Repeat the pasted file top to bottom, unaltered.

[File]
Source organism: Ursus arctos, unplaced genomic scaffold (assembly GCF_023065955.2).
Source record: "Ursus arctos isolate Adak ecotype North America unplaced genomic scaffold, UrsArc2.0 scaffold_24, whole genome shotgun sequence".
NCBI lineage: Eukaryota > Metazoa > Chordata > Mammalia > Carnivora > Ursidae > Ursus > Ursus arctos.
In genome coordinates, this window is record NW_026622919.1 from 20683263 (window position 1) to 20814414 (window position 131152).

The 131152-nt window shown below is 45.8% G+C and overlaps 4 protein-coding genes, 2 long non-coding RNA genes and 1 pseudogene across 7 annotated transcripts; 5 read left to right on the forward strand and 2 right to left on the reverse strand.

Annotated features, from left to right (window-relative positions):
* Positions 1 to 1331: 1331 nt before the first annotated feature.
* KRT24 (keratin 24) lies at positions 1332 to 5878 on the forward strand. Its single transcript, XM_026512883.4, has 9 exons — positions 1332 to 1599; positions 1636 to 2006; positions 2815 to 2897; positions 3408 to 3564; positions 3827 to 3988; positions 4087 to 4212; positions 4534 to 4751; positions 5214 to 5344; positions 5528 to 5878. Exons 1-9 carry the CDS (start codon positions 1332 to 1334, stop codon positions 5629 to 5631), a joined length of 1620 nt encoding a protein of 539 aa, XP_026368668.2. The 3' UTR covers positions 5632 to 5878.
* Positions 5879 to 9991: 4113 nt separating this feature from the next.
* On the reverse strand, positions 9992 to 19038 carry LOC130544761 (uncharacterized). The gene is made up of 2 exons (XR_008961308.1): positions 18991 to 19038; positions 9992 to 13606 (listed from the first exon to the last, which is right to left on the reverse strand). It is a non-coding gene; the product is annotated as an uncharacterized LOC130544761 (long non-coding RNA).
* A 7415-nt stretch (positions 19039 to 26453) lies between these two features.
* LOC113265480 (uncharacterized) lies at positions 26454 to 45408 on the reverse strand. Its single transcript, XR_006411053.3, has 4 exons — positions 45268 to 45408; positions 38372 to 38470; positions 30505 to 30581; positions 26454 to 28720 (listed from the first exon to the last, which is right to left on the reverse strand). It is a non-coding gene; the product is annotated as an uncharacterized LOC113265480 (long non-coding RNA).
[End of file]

Source organism: Ursus arctos, unplaced genomic scaffold (assembly GCF_023065955.2).
Source record: "Ursus arctos isolate Adak ecotype North America unplaced genomic scaffold, UrsArc2.0 scaffold_24, whole genome shotgun sequence".
NCBI lineage: Eukaryota > Metazoa > Chordata > Mammalia > Carnivora > Ursidae > Ursus > Ursus arctos.
In genome coordinates, this window is record NW_026622919.1 from 20683263 (window position 1) to 20814414 (window position 131152).

The 131152-nt window shown below is 45.8% G+C and overlaps 4 protein-coding genes, 2 long non-coding RNA genes and 1 pseudogene across 7 annotated transcripts; 5 read left to right on the forward strand and 2 right to left on the reverse strand.

Annotated features, from left to right (window-relative positions):
* Positions 1 to 1331: 1331 nt before the first annotated feature.
* KRT24 (keratin 24) lies at positions 1332 to 5878 on the forward strand. Its single transcript, XM_026512883.4, has 9 exons — positions 1332 to 1599; positions 1636 to 2006; positions 2815 to 2897; positions 3408 to 3564; positions 3827 to 3988; positions 4087 to 4212; positions 4534 to 4751; positions 5214 to 5344; positions 5528 to 5878. Exons 1-9 carry the CDS (start codon positions 1332 to 1334, stop codon positions 5629 to 5631), a joined length of 1620 nt encoding a protein of 539 aa, XP_026368668.2. The 3' UTR covers positions 5632 to 5878.
* Positions 5879 to 9991: 4113 nt separating this feature from the next.
* On the reverse strand, positions 9992 to 19038 carry LOC130544761 (uncharacterized). The gene is made up of 2 exons (XR_008961308.1): positions 18991 to 19038; positions 9992 to 13606 (listed from the first exon to the last, which is right to left on the reverse strand). It is a non-coding gene; the product is annotated as an uncharacterized LOC130544761 (long non-coding RNA).
* A 7415-nt stretch (positions 19039 to 26453) lies between these two features.
* LOC113265480 (uncharacterized) lies at positions 26454 to 45408 on the reverse strand. Its single transcript, XR_006411053.3, has 4 exons — positions 45268 to 45408; positions 38372 to 38470; positions 30505 to 30581; positions 26454 to 28720 (listed from the first exon to the last, which is right to left on the reverse strand). It is a non-coding gene; the product is annotated as an uncharacterized LOC113265480 (long non-coding RNA).